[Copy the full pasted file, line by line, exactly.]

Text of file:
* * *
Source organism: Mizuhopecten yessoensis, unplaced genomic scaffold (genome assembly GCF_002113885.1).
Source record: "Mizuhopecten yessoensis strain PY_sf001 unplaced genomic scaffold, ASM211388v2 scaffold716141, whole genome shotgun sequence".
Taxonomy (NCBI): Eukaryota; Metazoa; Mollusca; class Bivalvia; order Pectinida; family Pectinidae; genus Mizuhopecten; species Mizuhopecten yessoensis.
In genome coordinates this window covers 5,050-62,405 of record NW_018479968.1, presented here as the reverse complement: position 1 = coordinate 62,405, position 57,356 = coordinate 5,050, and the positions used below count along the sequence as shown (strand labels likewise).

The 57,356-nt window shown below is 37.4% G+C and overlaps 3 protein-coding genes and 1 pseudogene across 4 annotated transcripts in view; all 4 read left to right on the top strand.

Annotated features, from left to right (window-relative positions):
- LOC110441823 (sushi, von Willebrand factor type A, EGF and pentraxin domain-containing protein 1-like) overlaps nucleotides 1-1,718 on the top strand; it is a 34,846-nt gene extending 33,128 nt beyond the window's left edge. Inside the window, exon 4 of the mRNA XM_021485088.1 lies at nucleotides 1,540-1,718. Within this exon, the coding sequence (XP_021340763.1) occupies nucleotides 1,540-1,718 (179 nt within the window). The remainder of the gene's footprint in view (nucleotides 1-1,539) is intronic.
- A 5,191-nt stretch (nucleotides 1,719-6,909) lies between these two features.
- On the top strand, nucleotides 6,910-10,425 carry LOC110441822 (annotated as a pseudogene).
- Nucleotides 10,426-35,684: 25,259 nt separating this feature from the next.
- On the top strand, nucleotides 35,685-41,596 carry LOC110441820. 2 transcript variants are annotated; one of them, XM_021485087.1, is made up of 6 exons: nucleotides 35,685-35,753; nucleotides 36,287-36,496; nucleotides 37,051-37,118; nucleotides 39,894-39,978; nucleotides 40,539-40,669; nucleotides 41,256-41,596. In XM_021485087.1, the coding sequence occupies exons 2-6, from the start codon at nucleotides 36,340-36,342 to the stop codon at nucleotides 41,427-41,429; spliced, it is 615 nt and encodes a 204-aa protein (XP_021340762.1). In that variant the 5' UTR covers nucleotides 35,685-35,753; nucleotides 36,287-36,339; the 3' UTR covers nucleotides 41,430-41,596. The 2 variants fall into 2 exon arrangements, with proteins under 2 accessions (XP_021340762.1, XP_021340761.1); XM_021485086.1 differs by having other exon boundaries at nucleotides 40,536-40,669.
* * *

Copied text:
Source organism: Mizuhopecten yessoensis, unplaced genomic scaffold (genome assembly GCF_002113885.1).
Source record: "Mizuhopecten yessoensis strain PY_sf001 unplaced genomic scaffold, ASM211388v2 scaffold716141, whole genome shotgun sequence".
Taxonomy (NCBI): Eukaryota; Metazoa; Mollusca; class Bivalvia; order Pectinida; family Pectinidae; genus Mizuhopecten; species Mizuhopecten yessoensis.
In genome coordinates this window covers 5,050-62,405 of record NW_018479968.1, presented here as the reverse complement: position 1 = coordinate 62,405, position 57,356 = coordinate 5,050, and the positions used below count along the sequence as shown (strand labels likewise).

The 57,356-nt window shown below is 37.4% G+C and overlaps 3 protein-coding genes and 1 pseudogene across 4 annotated transcripts in view; all 4 read left to right on the top strand.

Annotated features, from left to right (window-relative positions):
- LOC110441823 (sushi, von Willebrand factor type A, EGF and pentraxin domain-containing protein 1-like) overlaps nucleotides 1-1,718 on the top strand; it is a 34,846-nt gene extending 33,128 nt beyond the window's left edge. Inside the window, exon 4 of the mRNA XM_021485088.1 lies at nucleotides 1,540-1,718. Within this exon, the coding sequence (XP_021340763.1) occupies nucleotides 1,540-1,718 (179 nt within the window). The remainder of the gene's footprint in view (nucleotides 1-1,539) is intronic.
- A 5,191-nt stretch (nucleotides 1,719-6,909) lies between these two features.
- On the top strand, nucleotides 6,910-10,425 carry LOC110441822 (annotated as a pseudogene).
- Nucleotides 10,426-35,684: 25,259 nt separating this feature from the next.
- On the top strand, nucleotides 35,685-41,596 carry LOC110441820. 2 transcript variants are annotated; one of them, XM_021485087.1, is made up of 6 exons: nucleotides 35,685-35,753; nucleotides 36,287-36,496; nucleotides 37,051-37,118; nucleotides 39,894-39,978; nucleotides 40,539-40,669; nucleotides 41,256-41,596. In XM_021485087.1, the coding sequence occupies exons 2-6, from the start codon at nucleotides 36,340-36,342 to the stop codon at nucleotides 41,427-41,429; spliced, it is 615 nt and encodes a 204-aa protein (XP_021340762.1). In that variant the 5' UTR covers nucleotides 35,685-35,753; nucleotides 36,287-36,339; the 3' UTR covers nucleotides 41,430-41,596. The 2 variants fall into 2 exon arrangements, with proteins under 2 accessions (XP_021340762.1, XP_021340761.1); XM_021485086.1 differs by having other exon boundaries at nucleotides 40,536-40,669.